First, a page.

Woodstock board puts cap on short-term rentals

The Woodstock Town Board voted unanimously to set a cap of 340 short-term rentals for the remainder of 2019 and will limit units in 2020 to the number registered by the end of this year. Roughly three months after passing zoning amendments regulating short-term and vacation rentals made popular by clearinghouse websites like Airbnb, the town arrived at the cap based on information from an Ulster County database compiled by comparing tax records to internet listings.

The town added a few as a cushion, arriving at 150 non-owner-occupied and 190 owner-occupied.

“People who play fairly and go by the rules and follow the law will be fine,” said Short-term Rental Committee Chair Richard Heppner.

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To date, only 30 have filed applications with the Building Department as required by the new law. The rest will receive violation letters in the mail, Supervisor Bill McKenna said.

“We’re serious about it. They need to get registered,” he said.

Those who don’t register this year may be out of luck if they want to become official for next year and they apply after the cap has been met. Next year’s cap will be set at the total number approved for this year.

Registration ensures the rental units are inspected and found to be safe and up to current building code. It also provides the town with an emergency contact when the owner is not present.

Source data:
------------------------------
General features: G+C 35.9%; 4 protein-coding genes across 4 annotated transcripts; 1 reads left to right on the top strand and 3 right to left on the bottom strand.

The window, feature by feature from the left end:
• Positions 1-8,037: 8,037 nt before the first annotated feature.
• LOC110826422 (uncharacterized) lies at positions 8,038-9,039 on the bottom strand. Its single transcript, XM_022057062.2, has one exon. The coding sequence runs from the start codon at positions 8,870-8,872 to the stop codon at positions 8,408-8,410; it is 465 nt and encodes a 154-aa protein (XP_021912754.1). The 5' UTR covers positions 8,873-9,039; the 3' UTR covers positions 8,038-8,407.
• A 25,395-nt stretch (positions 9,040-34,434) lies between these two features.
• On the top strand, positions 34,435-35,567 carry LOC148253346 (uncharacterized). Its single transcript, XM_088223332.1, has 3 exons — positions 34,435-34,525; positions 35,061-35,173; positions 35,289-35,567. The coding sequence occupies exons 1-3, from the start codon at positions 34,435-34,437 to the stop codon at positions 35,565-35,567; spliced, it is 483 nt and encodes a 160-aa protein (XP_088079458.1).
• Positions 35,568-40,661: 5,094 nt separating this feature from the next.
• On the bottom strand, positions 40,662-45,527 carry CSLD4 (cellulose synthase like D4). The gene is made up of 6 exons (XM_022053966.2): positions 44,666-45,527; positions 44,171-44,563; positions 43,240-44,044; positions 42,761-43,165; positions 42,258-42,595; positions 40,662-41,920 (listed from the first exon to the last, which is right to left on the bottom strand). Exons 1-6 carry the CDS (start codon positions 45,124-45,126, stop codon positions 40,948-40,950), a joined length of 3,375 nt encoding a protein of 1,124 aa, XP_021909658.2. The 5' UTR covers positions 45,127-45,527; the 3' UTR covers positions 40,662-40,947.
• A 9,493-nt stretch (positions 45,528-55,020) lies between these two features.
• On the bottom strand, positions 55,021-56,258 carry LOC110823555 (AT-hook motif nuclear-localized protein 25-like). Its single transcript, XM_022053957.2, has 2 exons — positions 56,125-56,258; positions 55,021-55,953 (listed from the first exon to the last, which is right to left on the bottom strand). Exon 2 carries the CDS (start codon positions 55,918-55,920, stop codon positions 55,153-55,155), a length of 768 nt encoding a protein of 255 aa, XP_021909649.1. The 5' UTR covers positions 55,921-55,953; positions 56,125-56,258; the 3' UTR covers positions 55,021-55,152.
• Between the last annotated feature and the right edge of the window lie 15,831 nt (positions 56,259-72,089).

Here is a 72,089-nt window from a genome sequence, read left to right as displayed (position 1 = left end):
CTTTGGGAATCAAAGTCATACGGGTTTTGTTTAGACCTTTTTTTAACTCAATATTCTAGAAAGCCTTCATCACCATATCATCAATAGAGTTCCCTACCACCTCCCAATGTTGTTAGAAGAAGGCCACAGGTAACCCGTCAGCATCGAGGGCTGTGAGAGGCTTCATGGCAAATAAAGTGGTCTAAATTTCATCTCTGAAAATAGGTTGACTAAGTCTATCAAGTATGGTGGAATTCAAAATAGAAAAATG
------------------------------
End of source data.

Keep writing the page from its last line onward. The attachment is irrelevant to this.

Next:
Library takes parking for granted?

Woodstock Hardware owner Vince Christofora told the town board the library is counting his 12 parking spaces across the street from the library in its calculations for what the proposed new building requires.

Christofora owns the spaces opposite the library from Tinker Street to where the Library Laundromat once stood. Over his 24 years of ownership, he has allowed patrons of the library and nearby businesses to use the spaces, but doesn’t guarantee the same arrangement in the future. “Woodstock Hardware has not given permission to use the spaces to meet the requirements of the new library,” Christofora said.

“Why are we even having this discussion since the land is owned by Woodstock Hardware,” he asked. Christofora said the library plan as discussed and presented to the Planning Board is short 18 spaces when his land is not part of the calculation.

He said he has thought of fencing off his land to demonstrate the significance of the parking issue and the congestion in the area.

Christofora said he has been told one solution is to have people park in the Lower Comeau lot and walk to the library. “They’re not going to walk in the snow or the rain,” he said.

He noted a lot of successful businesses have moved to the neighborhood including Woodstock Apothecary, Station Bar & Curio and Nancy’s Artisanal Creamery in recent years while only a few on-street parking spaces were added.

Christofora said the library plans to make the payment in-lieu-of parking to the town that those who come before the Planning Board typically pay when they can’t provide enough off-street parking and be done with it.

The Apothecary management has its employees park in the Comeau lot and Christofora and other business owners have worked out an arrangement to have their employees park behind the Christian Science Church to free up the limited on-street parking for customers. 

“We’re doing everything we can and we have a neighbor (the library) who is not interested in helping,” Christofora said.

Improved radio communication in the works